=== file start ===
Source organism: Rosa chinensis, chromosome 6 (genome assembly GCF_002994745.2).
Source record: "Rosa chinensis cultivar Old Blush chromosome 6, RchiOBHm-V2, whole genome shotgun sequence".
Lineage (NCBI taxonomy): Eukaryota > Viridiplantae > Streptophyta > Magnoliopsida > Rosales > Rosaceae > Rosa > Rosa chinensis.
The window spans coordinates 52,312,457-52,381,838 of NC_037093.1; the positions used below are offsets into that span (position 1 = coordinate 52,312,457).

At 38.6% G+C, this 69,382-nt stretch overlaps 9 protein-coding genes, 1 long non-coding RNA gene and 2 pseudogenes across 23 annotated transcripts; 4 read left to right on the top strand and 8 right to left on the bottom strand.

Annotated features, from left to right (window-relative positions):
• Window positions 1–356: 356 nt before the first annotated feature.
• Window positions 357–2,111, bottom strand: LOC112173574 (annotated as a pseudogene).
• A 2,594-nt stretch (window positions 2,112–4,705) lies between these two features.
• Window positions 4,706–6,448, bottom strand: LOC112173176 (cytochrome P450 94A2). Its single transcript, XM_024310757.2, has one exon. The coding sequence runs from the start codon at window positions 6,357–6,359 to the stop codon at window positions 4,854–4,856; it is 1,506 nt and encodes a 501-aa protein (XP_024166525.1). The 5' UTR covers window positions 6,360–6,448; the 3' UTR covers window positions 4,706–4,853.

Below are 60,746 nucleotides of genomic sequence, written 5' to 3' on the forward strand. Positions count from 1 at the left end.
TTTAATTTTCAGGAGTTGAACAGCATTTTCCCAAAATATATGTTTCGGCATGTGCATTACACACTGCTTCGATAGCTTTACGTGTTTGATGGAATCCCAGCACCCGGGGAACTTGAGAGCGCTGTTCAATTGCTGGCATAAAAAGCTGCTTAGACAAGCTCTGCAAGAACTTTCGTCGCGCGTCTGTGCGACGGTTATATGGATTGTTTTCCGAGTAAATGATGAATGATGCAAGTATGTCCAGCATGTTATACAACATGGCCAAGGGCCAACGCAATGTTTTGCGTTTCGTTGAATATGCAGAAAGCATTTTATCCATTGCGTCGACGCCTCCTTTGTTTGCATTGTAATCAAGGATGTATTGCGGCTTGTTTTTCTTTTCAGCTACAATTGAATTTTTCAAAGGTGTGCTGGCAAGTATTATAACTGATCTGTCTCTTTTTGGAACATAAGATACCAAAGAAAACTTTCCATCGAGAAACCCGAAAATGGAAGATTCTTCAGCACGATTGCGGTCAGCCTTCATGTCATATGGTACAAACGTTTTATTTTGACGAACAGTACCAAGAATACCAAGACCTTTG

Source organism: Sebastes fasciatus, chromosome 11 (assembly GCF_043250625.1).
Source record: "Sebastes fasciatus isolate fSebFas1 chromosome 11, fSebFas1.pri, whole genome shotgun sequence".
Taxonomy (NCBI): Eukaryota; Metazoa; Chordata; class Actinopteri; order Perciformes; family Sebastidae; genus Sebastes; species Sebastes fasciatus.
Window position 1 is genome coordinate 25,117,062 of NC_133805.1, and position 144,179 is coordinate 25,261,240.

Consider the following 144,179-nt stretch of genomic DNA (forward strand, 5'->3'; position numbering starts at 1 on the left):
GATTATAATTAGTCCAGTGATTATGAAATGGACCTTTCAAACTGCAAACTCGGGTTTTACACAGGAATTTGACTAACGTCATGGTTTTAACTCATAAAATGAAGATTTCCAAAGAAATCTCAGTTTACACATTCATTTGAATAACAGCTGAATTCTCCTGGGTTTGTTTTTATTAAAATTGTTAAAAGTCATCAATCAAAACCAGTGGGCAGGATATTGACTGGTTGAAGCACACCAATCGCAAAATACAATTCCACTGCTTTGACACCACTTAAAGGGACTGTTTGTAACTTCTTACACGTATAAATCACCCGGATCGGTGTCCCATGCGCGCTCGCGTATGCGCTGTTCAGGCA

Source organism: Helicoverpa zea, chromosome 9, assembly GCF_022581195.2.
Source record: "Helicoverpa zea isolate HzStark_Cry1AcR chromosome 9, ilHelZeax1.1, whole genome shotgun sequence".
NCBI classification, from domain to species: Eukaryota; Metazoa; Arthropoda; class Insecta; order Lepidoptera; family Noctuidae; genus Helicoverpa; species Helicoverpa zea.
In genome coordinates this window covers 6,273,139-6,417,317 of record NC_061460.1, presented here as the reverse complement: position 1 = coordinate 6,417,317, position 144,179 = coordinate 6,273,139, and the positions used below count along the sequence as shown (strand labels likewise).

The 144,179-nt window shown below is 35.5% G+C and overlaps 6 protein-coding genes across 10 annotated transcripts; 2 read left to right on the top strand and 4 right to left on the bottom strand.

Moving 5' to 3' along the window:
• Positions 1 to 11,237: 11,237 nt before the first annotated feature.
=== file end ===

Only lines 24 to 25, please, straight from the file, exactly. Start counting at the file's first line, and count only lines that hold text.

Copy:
Moving 5' to 3' along the window:
• Positions 1 to 11,237: 11,237 nt before the first annotated feature.